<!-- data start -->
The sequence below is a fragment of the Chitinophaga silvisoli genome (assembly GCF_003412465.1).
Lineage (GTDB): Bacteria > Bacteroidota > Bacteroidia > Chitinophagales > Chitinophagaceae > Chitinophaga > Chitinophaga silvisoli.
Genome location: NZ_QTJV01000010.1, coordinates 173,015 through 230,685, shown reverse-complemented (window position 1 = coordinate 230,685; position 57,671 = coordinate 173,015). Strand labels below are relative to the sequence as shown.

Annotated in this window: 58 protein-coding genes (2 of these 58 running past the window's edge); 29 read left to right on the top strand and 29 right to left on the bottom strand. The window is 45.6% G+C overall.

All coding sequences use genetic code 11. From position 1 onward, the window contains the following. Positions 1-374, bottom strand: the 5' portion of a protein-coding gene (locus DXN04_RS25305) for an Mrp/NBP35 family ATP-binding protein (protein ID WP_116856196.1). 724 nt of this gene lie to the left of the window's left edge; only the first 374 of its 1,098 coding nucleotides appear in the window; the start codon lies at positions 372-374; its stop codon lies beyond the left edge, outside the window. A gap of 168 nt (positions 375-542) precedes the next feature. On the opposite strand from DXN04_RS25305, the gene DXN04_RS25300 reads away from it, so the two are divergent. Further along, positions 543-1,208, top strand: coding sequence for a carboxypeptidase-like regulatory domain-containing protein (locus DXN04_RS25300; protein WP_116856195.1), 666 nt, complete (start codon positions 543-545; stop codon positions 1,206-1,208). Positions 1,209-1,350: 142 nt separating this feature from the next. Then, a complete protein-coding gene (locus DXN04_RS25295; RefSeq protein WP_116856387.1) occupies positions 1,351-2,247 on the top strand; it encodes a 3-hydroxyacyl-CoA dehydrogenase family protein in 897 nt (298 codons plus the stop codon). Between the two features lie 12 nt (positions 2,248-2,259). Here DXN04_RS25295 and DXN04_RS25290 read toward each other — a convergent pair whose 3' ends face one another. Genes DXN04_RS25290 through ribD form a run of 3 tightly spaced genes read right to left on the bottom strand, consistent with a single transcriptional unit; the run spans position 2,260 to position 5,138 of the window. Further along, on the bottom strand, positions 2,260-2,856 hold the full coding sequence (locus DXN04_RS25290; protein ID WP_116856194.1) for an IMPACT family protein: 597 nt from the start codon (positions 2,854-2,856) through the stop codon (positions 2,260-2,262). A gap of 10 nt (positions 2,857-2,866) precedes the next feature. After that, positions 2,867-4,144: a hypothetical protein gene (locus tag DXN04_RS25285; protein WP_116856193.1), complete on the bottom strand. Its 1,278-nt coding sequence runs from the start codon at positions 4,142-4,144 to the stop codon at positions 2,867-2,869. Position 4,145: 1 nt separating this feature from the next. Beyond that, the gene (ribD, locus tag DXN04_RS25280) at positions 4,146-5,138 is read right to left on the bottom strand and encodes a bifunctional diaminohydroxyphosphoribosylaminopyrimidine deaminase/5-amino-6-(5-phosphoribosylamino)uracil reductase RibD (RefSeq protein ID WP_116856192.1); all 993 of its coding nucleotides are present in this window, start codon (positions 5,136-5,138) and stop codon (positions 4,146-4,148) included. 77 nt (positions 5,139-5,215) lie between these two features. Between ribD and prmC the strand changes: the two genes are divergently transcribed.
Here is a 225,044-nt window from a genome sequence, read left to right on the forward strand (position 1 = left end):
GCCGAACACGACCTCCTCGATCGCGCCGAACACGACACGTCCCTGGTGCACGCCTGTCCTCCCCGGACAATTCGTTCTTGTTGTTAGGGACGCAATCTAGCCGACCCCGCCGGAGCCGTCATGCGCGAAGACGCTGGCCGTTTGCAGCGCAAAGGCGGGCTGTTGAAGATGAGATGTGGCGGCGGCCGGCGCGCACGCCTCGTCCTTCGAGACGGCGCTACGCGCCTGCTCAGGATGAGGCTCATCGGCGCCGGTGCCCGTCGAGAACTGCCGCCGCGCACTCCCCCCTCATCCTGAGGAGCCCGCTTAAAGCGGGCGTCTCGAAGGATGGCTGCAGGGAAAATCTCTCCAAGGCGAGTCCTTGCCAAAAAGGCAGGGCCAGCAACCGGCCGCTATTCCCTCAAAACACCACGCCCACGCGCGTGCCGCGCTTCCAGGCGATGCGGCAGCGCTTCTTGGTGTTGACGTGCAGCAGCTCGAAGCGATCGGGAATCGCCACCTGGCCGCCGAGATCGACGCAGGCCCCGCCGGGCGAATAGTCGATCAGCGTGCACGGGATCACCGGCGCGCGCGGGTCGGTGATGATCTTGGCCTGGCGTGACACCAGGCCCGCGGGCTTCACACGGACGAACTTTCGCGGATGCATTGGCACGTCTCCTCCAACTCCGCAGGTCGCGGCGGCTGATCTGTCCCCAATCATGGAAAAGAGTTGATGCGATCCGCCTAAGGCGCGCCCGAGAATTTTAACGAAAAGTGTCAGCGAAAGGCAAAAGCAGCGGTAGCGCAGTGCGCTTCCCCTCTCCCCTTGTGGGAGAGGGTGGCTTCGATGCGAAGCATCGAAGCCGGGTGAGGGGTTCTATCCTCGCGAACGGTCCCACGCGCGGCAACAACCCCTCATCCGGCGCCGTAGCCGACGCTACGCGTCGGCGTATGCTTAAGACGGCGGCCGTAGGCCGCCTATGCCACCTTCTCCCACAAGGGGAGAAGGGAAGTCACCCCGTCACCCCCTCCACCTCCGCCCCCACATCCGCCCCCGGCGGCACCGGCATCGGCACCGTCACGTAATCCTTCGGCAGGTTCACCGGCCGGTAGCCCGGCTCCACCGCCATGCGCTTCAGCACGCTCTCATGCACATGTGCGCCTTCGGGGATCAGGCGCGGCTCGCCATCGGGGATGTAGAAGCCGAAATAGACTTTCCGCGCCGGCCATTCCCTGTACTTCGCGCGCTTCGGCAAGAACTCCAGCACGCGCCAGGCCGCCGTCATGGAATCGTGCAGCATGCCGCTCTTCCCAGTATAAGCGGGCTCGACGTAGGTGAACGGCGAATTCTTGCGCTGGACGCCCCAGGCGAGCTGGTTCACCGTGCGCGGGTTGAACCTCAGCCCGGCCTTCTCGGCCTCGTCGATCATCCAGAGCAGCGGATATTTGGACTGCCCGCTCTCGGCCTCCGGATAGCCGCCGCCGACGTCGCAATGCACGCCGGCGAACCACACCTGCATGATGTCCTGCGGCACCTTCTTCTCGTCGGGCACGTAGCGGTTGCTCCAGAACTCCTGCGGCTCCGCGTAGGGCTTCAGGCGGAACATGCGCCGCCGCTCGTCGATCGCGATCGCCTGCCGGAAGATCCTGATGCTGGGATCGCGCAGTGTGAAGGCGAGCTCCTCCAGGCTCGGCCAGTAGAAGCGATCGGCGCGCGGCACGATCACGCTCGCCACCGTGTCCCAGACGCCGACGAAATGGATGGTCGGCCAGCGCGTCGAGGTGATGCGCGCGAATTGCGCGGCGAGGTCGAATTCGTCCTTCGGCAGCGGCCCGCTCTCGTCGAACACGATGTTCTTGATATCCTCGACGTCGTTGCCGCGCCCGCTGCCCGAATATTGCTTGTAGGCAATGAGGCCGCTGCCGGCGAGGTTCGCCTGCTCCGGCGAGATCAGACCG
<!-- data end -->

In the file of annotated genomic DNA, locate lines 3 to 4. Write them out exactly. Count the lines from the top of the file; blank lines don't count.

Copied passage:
Genome location: NZ_QTJV01000010.1, coordinates 173,015 through 230,685, shown reverse-complemented (window position 1 = coordinate 230,685; position 57,671 = coordinate 173,015). Strand labels below are relative to the sequence as shown.

Annotated in this window: 58 protein-coding genes (2 of these 58 running past the window's edge); 29 read left to right on the top strand and 29 right to left on the bottom strand. The window is 45.6% G+C overall.